Wednesday, February 8, 2012

Rising US - recovering Ireland?

There has been some positive economic news from the US lately, falling unemployment in January for example. This is probably good news for Ireland, because Ireland is a major trading partner of the US.

The United States International Trade Commission ranks the trading partners in the US by the value of their combined exports and imports. Ireland comes 17th, which is pretty remarkable for a tiny country. The US trades more with Ireland than it does with Russia, Australia or Indonesia.

The great bulk of that trade is in exports from Ireland to the US, exports worth nearly $34 billion in 2010. Ireland exports more to the US than Italy or India.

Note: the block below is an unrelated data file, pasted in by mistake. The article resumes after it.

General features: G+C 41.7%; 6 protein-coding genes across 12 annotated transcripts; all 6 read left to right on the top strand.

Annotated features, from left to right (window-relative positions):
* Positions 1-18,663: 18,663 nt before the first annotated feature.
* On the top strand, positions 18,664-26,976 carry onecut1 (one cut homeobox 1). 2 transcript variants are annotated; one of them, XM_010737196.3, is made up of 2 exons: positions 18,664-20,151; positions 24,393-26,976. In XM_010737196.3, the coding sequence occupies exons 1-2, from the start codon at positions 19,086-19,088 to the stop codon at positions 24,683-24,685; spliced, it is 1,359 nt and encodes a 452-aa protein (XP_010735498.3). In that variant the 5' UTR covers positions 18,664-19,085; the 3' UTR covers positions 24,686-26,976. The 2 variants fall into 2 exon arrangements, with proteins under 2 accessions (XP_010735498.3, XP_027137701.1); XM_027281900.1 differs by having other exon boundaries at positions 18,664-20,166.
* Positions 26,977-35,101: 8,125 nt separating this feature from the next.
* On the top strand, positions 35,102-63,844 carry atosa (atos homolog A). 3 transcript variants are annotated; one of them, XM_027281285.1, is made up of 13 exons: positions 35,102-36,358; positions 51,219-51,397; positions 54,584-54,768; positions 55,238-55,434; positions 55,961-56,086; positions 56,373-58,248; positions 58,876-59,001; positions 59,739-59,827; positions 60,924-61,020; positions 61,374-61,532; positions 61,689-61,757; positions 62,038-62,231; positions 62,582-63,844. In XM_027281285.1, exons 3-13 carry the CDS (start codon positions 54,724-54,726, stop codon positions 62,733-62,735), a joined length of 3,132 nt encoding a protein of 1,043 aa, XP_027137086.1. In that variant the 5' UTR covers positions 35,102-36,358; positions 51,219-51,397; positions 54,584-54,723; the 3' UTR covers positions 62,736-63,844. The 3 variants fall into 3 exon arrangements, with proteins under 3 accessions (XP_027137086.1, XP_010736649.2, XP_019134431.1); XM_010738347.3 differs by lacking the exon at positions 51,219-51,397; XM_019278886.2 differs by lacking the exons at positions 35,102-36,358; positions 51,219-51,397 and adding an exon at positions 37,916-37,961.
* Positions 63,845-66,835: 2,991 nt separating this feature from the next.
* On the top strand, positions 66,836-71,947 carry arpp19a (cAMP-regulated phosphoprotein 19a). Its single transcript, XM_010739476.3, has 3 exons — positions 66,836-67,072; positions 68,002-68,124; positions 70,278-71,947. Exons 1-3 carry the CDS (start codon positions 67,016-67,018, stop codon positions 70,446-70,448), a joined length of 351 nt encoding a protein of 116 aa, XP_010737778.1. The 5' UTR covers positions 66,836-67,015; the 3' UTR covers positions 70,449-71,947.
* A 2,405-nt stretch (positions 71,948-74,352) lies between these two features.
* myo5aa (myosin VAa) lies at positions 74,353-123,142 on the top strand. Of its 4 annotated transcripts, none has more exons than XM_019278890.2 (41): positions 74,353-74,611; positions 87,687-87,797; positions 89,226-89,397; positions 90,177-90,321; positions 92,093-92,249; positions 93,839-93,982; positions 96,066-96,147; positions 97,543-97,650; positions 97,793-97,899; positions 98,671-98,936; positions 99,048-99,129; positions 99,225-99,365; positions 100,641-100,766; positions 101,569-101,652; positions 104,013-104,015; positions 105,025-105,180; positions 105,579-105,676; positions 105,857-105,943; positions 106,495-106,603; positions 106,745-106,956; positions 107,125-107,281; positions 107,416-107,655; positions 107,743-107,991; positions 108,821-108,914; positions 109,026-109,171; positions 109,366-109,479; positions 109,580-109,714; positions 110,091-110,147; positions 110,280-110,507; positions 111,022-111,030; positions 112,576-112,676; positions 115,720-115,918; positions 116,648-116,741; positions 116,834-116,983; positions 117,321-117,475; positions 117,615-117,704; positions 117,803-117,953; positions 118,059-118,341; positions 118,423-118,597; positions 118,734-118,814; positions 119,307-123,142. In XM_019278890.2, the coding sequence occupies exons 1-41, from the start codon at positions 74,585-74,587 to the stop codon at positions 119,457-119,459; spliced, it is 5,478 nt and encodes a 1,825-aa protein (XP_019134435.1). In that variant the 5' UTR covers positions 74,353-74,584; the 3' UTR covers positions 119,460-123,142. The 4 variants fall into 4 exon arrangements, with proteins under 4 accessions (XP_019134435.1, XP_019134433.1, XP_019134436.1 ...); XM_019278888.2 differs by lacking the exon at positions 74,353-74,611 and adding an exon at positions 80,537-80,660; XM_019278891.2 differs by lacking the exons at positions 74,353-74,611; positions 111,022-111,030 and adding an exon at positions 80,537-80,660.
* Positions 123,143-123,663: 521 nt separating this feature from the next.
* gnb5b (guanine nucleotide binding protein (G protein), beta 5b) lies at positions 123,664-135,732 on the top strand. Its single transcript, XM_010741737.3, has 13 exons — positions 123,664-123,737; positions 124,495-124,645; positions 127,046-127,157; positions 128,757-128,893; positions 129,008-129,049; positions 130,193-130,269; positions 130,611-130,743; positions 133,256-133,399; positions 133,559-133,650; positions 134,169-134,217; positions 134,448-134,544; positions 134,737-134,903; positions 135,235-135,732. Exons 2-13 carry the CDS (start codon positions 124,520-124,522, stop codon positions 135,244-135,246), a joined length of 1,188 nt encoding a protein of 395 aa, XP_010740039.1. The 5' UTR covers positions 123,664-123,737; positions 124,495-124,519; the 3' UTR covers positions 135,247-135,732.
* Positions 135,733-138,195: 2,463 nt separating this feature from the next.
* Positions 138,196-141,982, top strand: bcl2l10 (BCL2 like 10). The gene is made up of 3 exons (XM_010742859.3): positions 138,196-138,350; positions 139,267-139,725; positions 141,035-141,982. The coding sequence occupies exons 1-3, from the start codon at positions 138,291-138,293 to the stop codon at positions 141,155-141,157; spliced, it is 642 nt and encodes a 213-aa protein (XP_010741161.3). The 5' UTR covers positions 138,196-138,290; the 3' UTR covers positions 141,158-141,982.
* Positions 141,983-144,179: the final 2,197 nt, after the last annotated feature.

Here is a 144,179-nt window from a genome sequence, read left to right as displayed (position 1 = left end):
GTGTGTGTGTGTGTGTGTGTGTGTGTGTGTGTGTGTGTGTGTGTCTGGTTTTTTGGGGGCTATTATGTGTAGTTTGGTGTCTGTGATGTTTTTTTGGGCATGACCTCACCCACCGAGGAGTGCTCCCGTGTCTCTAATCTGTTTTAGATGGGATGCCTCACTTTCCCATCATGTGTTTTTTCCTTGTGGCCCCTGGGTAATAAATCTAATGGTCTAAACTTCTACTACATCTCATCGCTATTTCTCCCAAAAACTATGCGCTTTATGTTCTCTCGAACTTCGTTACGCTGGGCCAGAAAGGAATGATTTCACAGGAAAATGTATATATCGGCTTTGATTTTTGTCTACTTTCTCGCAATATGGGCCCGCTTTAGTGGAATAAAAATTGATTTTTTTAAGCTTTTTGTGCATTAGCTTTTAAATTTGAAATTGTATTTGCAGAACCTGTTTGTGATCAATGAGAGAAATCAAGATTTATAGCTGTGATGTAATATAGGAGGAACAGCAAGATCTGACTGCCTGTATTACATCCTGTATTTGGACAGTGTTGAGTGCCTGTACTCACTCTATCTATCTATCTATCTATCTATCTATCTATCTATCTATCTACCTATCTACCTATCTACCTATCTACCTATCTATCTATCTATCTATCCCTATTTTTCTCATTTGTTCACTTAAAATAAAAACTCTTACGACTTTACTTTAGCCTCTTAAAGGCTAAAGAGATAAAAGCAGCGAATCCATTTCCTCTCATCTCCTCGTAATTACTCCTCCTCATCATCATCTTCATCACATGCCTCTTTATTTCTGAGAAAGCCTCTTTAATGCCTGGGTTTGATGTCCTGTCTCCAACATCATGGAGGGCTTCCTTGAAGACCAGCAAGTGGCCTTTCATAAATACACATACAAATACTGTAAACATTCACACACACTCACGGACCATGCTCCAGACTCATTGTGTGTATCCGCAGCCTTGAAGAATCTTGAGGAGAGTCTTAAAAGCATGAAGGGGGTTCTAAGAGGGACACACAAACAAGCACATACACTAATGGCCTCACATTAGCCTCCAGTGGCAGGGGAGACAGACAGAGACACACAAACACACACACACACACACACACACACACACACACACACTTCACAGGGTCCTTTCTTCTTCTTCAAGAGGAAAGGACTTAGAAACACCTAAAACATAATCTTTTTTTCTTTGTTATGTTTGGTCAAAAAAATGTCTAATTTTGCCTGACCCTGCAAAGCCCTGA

Ireland's imports from the US are relatively much smaller, only $6.5 billion. So Ireland's trade surplus with the US is huge, around $27.3 billion.

This is actually gigantic for such a small country. Of 233 listed trading partners with the US Ireland has the 6th biggest trade surplus! Only Canada ($69.6 billion), China ($278.3 billion), Mexico ($97.2 billion), Japan ($64.2 billion) and Germany ($36.5 billion) have trade surpluses with the US larger than Ireland's. Considering that the least populous of those is Canada, and that has a population over 8 times bigger than Ireland (and shares a border with the US nearly 9,000km long, while Ireland is separated from it by a huge ocean), this is quite a surplus! Ireland even exports more than many of the oil-rich countries like Saudi Arabia or Venezuela.

So all this gives me some hope that a recovery in the US could cause rising demand for exports from Ireland.

As to what Ireland exports to the US, there is this breakdown of 98 categories of trade, topped by 'organic chemicals' and 'pharmaceutical products'.

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